• UW-Madison chosen for federally funded cloud computing research Aug. 21, 2014 Cloud computing, which allows users of technology to tap into remote, shared infrastructure and services, is a major facet of today’s world. Whether or not we realize it, countless aspects of our daily lives — from social media to drug discovery — are now enabled by cloud computing. The University of Wisconsin-Madison has been chosen to be part of a National Science Foundation-funded project called CloudLab — a joint effort of university and industry teams for the development of cloud infrastructure and fostering the high-level research that it supports.
  • Helping communities prepare for climate change Aug. 21, 2014 Over the last several decades, Wisconsin has seen an increase in extreme weather and variability, and these conditions are likely to become more common in the years ahead. Scientists in the Nelson Institute Center for Climatic Research (CCR) project a sharp rise in average annual temperatures in coming decades – somewhere between 4 and 9 degrees Fahrenheit – spawning more frequent and intense storms, droughts and heat waves. These trends will challenge cities throughout the state.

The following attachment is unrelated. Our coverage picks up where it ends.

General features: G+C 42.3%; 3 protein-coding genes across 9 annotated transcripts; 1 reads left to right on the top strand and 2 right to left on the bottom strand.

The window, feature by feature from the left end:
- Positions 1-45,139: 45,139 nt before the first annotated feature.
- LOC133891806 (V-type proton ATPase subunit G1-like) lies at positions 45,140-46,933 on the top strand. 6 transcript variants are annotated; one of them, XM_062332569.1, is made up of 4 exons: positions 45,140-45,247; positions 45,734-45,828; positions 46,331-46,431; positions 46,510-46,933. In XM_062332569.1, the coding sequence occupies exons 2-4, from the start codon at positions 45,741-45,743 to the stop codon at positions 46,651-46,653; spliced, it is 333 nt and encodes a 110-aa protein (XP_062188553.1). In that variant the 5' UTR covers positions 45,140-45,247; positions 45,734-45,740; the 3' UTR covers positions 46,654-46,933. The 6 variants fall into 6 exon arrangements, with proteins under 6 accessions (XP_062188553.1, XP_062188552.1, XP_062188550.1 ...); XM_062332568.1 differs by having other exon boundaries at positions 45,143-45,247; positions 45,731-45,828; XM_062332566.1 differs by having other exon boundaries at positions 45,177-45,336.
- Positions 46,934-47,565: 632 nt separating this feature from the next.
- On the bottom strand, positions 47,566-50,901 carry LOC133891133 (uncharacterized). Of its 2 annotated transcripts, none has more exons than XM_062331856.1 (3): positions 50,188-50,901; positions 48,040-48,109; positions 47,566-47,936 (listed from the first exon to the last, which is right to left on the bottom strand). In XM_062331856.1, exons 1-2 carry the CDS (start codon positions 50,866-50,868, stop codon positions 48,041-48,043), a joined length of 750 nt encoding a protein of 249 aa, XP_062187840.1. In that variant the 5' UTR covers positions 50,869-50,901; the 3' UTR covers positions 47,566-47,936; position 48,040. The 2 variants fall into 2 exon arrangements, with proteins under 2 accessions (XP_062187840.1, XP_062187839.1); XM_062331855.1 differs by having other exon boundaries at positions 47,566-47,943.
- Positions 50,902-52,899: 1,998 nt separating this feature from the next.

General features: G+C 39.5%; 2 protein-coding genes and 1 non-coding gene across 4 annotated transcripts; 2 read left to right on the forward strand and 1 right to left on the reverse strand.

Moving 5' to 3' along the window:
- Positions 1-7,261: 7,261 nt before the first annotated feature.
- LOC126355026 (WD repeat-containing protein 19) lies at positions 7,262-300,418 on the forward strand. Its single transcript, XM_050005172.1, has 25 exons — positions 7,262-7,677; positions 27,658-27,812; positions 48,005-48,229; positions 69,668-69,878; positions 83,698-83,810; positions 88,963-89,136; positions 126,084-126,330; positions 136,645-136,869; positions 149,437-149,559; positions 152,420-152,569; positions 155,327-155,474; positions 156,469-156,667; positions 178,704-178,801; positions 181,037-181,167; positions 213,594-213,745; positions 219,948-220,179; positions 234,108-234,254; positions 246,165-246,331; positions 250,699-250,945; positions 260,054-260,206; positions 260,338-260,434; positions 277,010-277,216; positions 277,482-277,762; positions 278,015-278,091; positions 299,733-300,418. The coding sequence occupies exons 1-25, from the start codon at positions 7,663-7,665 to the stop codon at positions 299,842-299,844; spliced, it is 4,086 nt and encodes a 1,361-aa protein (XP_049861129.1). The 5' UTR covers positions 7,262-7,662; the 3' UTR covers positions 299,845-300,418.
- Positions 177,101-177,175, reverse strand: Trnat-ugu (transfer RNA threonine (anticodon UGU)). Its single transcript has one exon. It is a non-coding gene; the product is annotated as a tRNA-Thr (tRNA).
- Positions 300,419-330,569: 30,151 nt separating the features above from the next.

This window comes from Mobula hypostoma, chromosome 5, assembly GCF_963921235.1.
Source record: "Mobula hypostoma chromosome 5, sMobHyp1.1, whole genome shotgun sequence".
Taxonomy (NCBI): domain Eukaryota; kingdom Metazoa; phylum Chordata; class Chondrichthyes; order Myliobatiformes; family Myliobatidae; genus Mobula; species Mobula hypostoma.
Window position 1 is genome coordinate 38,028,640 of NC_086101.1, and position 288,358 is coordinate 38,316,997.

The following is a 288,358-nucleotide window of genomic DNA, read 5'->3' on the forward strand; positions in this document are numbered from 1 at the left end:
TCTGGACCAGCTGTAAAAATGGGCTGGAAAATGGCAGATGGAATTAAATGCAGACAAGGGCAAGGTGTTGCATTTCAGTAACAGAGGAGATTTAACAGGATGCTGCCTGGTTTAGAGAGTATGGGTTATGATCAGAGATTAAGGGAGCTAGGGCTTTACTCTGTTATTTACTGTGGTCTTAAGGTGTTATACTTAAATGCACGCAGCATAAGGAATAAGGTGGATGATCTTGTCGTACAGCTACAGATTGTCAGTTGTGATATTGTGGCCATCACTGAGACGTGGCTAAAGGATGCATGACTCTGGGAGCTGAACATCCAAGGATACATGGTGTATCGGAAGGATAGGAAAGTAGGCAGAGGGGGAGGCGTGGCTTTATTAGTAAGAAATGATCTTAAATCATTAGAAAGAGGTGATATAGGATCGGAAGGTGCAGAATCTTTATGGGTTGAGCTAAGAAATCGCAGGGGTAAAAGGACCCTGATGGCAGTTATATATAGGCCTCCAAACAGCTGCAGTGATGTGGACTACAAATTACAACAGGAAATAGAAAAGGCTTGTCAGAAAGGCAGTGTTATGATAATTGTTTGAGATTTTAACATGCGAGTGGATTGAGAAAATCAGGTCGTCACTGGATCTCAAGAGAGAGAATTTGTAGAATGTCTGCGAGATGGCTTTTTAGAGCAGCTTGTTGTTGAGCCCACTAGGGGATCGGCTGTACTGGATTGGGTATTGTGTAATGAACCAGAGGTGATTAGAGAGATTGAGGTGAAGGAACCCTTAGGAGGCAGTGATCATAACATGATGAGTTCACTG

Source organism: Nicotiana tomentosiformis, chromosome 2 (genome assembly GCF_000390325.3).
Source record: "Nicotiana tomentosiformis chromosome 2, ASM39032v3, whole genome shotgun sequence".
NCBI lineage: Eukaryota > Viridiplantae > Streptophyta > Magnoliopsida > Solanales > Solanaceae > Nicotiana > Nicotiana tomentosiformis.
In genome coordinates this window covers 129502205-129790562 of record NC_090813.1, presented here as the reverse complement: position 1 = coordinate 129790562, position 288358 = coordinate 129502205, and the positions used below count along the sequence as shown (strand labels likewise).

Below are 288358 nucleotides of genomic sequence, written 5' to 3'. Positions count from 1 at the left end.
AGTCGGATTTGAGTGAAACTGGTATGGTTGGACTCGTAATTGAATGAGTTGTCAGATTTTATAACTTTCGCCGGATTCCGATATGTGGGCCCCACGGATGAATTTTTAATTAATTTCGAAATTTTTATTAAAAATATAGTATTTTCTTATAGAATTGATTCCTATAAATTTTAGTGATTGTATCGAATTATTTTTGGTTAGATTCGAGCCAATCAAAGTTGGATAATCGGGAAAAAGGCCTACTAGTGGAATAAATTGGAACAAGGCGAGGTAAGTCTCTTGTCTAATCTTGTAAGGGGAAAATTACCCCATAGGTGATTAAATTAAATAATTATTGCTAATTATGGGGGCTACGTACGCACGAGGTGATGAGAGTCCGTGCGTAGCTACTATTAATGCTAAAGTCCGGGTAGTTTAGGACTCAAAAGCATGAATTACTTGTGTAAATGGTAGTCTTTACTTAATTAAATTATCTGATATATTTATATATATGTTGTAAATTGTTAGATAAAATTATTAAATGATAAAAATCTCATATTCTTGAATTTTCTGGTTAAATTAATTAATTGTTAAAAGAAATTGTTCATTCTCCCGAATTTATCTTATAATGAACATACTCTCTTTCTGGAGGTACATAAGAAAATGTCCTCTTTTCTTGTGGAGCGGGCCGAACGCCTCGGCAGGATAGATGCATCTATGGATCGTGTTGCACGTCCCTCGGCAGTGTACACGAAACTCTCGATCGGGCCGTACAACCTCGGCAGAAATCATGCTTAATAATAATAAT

• Photo: Martin Cadwallader at table being interviewed After 13 years, Cadwallader steps down from top research post Aug. 19, 2014 In 1990, when first appointed as an associate dean in the University of Wisconsin-Madison Graduate School, geographer Martin Cadwallader had no idea what was over the horizon. Twenty-four years later, after rising through the leadership ranks and serving for 13 years as dean of the Graduate School and vice chancellor for research, Cadwallader prepares to step down from one of the university’s most critical posts. At the end of August he willreturn to the faculty and a cherished role as teacher and scholar.
  • Photo: Volker Radeloff No one-size-fits-all approach in a changing climate, changing land Aug. 18, 2014 As climate change alters habitats for birds and bees and everything in between, so too does the way humans decide to use land. Researchers at the University of Wisconsin-Madison and Aarhus University in Denmark have, for the first time, found a way to determine the potential combined impacts of both climate and land-use change on plants, animals and ecosystems across the country.